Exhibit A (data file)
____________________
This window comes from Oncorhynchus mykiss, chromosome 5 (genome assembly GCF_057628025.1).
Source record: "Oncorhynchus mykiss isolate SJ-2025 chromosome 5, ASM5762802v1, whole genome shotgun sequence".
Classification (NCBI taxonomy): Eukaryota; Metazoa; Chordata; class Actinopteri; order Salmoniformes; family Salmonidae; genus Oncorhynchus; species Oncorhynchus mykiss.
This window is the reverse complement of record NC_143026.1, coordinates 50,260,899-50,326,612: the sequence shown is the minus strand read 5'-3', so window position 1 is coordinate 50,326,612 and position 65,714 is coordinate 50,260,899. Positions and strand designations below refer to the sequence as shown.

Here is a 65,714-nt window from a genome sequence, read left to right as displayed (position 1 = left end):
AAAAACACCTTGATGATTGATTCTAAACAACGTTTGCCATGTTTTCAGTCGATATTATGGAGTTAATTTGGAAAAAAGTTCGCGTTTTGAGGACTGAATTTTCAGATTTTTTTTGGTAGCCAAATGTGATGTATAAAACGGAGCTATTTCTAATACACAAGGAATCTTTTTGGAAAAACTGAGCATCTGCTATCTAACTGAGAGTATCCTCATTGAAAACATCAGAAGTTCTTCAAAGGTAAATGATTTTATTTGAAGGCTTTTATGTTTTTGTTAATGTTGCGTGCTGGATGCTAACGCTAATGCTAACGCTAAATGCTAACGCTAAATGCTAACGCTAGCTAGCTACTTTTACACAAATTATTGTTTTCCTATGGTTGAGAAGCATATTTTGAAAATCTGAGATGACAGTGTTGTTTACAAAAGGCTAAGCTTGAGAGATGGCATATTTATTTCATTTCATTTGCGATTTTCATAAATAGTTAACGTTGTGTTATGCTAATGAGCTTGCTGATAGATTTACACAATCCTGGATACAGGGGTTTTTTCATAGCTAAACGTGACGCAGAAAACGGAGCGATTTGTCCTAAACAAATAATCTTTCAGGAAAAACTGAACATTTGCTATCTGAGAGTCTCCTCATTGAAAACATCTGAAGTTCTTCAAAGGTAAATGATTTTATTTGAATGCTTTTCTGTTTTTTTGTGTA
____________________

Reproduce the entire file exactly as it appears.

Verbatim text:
This window comes from Oncorhynchus mykiss, chromosome 5 (genome assembly GCF_057628025.1).
Source record: "Oncorhynchus mykiss isolate SJ-2025 chromosome 5, ASM5762802v1, whole genome shotgun sequence".
Classification (NCBI taxonomy): Eukaryota; Metazoa; Chordata; class Actinopteri; order Salmoniformes; family Salmonidae; genus Oncorhynchus; species Oncorhynchus mykiss.
This window is the reverse complement of record NC_143026.1, coordinates 50,260,899-50,326,612: the sequence shown is the minus strand read 5'-3', so window position 1 is coordinate 50,326,612 and position 65,714 is coordinate 50,260,899. Positions and strand designations below refer to the sequence as shown.

Here is a 65,714-nt window from a genome sequence, read left to right as displayed (position 1 = left end):
AAAAACACCTTGATGATTGATTCTAAACAACGTTTGCCATGTTTTCAGTCGATATTATGGAGTTAATTTGGAAAAAAGTTCGCGTTTTGAGGACTGAATTTTCAGATTTTTTTTGGTAGCCAAATGTGATGTATAAAACGGAGCTATTTCTAATACACAAGGAATCTTTTTGGAAAAACTGAGCATCTGCTATCTAACTGAGAGTATCCTCATTGAAAACATCAGAAGTTCTTCAAAGGTAAATGATTTTATTTGAAGGCTTTTATGTTTTTGTTAATGTTGCGTGCTGGATGCTAACGCTAATGCTAACGCTAAATGCTAACGCTAAATGCTAACGCTAGCTAGCTACTTTTACACAAATTATTGTTTTCCTATGGTTGAGAAGCATATTTTGAAAATCTGAGATGACAGTGTTGTTTACAAAAGGCTAAGCTTGAGAGATGGCATATTTATTTCATTTCATTTGCGATTTTCATAAATAGTTAACGTTGTGTTATGCTAATGAGCTTGCTGATAGATTTACACAATCCTGGATACAGGGGTTTTTTCATAGCTAAACGTGACGCAGAAAACGGAGCGATTTGTCCTAAACAAATAATCTTTCAGGAAAAACTGAACATTTGCTATCTGAGAGTCTCCTCATTGAAAACATCTGAAGTTCTTCAAAGGTAAATGATTTTATTTGAATGCTTTTCTGTTTTTTTGTGTA